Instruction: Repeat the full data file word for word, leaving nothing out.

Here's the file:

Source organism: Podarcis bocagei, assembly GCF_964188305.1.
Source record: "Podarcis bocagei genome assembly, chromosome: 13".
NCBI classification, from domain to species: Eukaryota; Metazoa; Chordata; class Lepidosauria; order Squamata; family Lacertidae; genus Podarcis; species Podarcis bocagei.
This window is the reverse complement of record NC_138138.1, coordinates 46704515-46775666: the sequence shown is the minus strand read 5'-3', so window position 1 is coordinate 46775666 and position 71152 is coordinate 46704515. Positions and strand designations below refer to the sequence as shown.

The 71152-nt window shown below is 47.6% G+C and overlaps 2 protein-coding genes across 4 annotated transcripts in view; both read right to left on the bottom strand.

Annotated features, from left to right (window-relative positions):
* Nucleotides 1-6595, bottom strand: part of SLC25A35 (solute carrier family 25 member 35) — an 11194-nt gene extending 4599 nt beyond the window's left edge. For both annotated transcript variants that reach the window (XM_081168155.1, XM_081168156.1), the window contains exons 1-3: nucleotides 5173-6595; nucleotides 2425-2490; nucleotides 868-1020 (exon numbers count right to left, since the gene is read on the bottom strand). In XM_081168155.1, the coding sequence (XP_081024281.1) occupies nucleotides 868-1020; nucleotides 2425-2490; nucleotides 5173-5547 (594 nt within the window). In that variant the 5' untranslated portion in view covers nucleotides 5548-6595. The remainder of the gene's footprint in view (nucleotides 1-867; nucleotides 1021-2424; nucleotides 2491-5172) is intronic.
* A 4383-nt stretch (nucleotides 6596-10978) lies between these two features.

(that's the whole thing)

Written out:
Source organism: Podarcis bocagei, assembly GCF_964188305.1.
Source record: "Podarcis bocagei genome assembly, chromosome: 13".
NCBI classification, from domain to species: Eukaryota; Metazoa; Chordata; class Lepidosauria; order Squamata; family Lacertidae; genus Podarcis; species Podarcis bocagei.
This window is the reverse complement of record NC_138138.1, coordinates 46704515-46775666: the sequence shown is the minus strand read 5'-3', so window position 1 is coordinate 46775666 and position 71152 is coordinate 46704515. Positions and strand designations below refer to the sequence as shown.

The 71152-nt window shown below is 47.6% G+C and overlaps 2 protein-coding genes across 4 annotated transcripts in view; both read right to left on the bottom strand.

Annotated features, from left to right (window-relative positions):
* Nucleotides 1-6595, bottom strand: part of SLC25A35 (solute carrier family 25 member 35) — an 11194-nt gene extending 4599 nt beyond the window's left edge. For both annotated transcript variants that reach the window (XM_081168155.1, XM_081168156.1), the window contains exons 1-3: nucleotides 5173-6595; nucleotides 2425-2490; nucleotides 868-1020 (exon numbers count right to left, since the gene is read on the bottom strand). In XM_081168155.1, the coding sequence (XP_081024281.1) occupies nucleotides 868-1020; nucleotides 2425-2490; nucleotides 5173-5547 (594 nt within the window). In that variant the 5' untranslated portion in view covers nucleotides 5548-6595. The remainder of the gene's footprint in view (nucleotides 1-867; nucleotides 1021-2424; nucleotides 2491-5172) is intronic.
* A 4383-nt stretch (nucleotides 6596-10978) lies between these two features.